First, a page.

Judgements

I’ve been dipping my toes into the issues of parenting, having babies and whatnot, and I don’t really like what I see, particularly looking at both sides of the argument over mothers working.

Mums seem to be divided into Working Mums and Stay At Home Mums (SAHM).

Both sides seem to judge each other.  The SAHMs judge the Working Mums for leaving their children to be raised by someone else in childcare, the working mums judge the SAHMs for not having lives of their own, no ambitions etc.

So which camp do I belong to?  I’ll be a Working Mum.  Not working is not an option for me.  I didn’t go to university to stay at home and do nothing with my degree.  My job may not be amazing, but I’m on a career path and I earn decent money.  We also would struggle financially as a family, Phil having two other children to support too.

I was tweeting with a SAHM today and said that if I gave up work we would probably have to move to social housing, but with working childcare would only take 50% of my salary.  She replied that she’d rather do social housing, and that 50% is a lot.  I was pretty gobsmacked by that.  The 50% I’d have left is 50% more than I’d have if I didn’t work.  Why on earth would it be better to be at home?

Is it so wrong that I enjoy working, and want to work so that my child lives in a decent area, near family and we aren’t scrimping and getting into debt?  Also shouldn’t social housing be there for those that really need it, for people who haven’t had the opportunities I’ve had?  If I can earn a decent salary and be self sufficient then shouldn’t I do that?

Of course I comprehend that money isn’t everything, and having a loving mother with no money would outweigh an uncaring mother with money.  But I’m not so naive to think that money makes no difference in these things.  I’ll be a loving mother no matter if I work or not.  Working will not make me a monster.  I wouldn’t be having a child if I couldn’t afford one, going back to work has always been part of the plan for me.  I know that going back full time isn’t an option, so I’ll be going back 4 days a week.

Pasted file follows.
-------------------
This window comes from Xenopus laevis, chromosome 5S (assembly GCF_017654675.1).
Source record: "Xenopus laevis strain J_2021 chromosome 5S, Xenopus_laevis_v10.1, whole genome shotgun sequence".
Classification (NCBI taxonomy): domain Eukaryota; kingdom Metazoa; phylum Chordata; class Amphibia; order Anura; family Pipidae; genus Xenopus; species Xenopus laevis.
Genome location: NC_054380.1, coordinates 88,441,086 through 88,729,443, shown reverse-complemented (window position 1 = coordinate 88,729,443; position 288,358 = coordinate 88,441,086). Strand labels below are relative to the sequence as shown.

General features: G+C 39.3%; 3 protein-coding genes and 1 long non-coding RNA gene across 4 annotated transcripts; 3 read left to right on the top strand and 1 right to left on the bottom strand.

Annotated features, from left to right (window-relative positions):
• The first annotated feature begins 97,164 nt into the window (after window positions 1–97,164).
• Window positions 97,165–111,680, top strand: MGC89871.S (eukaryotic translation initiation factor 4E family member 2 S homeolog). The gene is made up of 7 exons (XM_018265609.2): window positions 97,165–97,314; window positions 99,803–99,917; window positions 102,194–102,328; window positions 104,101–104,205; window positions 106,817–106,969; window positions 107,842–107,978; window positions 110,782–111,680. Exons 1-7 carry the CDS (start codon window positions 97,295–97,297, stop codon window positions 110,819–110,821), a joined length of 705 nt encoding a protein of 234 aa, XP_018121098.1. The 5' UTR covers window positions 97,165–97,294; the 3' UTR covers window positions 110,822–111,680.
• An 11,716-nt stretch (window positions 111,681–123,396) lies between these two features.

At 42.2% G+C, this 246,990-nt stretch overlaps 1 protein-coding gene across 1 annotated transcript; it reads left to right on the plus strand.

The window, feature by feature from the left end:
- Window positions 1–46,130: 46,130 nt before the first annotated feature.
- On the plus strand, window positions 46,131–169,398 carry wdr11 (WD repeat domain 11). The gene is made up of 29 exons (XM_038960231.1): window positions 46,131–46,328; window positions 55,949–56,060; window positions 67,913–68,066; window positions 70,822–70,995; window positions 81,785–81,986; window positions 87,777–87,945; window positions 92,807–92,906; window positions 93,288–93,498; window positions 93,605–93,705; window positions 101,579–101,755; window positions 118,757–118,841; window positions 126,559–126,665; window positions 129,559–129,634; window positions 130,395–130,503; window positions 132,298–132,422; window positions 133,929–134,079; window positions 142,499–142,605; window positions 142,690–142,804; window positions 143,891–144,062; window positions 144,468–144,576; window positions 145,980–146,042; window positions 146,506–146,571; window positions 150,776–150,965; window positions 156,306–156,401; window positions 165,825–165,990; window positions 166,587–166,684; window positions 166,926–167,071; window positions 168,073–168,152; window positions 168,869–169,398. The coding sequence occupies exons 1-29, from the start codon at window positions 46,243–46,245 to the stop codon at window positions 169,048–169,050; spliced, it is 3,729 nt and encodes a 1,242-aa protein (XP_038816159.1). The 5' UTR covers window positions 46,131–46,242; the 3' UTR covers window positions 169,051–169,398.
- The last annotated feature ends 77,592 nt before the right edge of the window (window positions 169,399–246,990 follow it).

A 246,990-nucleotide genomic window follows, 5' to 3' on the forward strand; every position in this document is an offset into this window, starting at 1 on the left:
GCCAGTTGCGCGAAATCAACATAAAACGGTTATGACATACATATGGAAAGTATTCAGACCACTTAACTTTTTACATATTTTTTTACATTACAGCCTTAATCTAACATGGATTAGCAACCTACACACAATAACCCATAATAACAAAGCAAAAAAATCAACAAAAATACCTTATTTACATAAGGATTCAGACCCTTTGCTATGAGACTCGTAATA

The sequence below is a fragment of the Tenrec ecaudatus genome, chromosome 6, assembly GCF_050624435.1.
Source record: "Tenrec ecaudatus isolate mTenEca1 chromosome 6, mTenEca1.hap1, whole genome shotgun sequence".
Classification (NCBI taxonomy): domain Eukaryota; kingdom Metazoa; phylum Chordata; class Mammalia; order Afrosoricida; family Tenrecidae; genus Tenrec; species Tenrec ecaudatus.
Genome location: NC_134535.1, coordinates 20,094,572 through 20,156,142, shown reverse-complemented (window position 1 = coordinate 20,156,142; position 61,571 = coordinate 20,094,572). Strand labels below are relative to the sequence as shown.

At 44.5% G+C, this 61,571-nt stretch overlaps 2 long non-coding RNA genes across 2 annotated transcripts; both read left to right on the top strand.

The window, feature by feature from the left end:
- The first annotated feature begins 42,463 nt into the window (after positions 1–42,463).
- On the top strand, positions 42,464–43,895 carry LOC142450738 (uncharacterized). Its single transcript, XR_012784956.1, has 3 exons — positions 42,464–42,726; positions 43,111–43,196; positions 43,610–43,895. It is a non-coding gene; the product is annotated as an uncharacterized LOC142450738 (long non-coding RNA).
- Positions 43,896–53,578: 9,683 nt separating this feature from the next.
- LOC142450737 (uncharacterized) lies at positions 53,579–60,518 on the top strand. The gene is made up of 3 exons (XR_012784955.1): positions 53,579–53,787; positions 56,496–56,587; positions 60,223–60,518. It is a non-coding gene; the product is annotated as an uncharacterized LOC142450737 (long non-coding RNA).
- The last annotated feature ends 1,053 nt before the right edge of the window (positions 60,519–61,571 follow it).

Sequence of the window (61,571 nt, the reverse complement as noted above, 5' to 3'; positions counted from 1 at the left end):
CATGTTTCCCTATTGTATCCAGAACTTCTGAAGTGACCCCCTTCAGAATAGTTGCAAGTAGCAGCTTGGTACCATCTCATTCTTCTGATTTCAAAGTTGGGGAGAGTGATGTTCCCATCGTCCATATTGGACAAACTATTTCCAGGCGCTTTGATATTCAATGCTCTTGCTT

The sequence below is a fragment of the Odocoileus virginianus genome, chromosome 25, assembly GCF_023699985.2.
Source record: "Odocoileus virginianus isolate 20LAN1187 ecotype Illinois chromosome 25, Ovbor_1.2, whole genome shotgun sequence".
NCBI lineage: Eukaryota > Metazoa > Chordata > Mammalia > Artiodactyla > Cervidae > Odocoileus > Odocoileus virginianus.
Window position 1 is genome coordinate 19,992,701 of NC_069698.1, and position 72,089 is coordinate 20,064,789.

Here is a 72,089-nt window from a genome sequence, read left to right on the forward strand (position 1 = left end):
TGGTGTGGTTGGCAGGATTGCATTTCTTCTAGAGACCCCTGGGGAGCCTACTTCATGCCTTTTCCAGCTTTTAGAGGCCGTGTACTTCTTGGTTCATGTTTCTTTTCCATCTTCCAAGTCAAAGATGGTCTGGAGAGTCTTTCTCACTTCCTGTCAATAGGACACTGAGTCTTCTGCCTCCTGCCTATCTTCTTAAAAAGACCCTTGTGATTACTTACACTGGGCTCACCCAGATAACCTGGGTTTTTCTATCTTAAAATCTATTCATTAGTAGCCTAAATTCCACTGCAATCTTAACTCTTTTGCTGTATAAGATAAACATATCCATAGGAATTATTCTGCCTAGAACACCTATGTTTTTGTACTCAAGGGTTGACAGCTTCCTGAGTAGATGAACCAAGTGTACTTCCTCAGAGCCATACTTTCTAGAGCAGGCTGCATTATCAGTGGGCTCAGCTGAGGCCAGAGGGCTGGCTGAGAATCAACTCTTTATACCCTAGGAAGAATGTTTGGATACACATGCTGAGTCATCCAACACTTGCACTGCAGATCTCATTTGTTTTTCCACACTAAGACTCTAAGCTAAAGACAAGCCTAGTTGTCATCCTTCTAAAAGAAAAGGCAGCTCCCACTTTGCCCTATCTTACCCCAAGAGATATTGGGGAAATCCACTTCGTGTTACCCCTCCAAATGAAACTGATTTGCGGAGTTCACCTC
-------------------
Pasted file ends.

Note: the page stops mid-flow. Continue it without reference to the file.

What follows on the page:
Moving onto the why have kids if someone else is going to raise them argument – yes, the 32 hours a week the baby is in childcare then someone else is having decisions on the activities and social interactions my child will do. But that’s only 2 hours more than if they were at school all week – do the teachers raise your children?  Women aren’t judged for sending their kids to school.

I don’t regard my child being with someone else for 20% of the hours in the week as someone else completely raising them though.  Phil and I will be there on evenings, I’ll be there on my day off, and we’ll both be there at the weekend.  If we don’t like the values that are being instilled by the nursery/childminder we can change them.

What bugs me the most though is that none of these women judge the men.  Why are they exempt from this?  Why are they allowed to work without feeling guilty?

Personally I don’t think I would feel comfortable in a 50’s style household, where I stayed at home and was given handouts from my other half – but that doesn’t make it a wrong lifestyle choice for the SAHMs doing that, it’s just not the right choice for me.  But I feel even less comfortable knowing that I’ll be judged as a bad mother for working and putting my child into childcare.

I can’t win with this one, can I?

Can’t we just accept each other’s choices, live our own lives and mind our own business with what each other are doing?

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12 thoughts on “Judgements

  1. Natasha - The 1970's Diet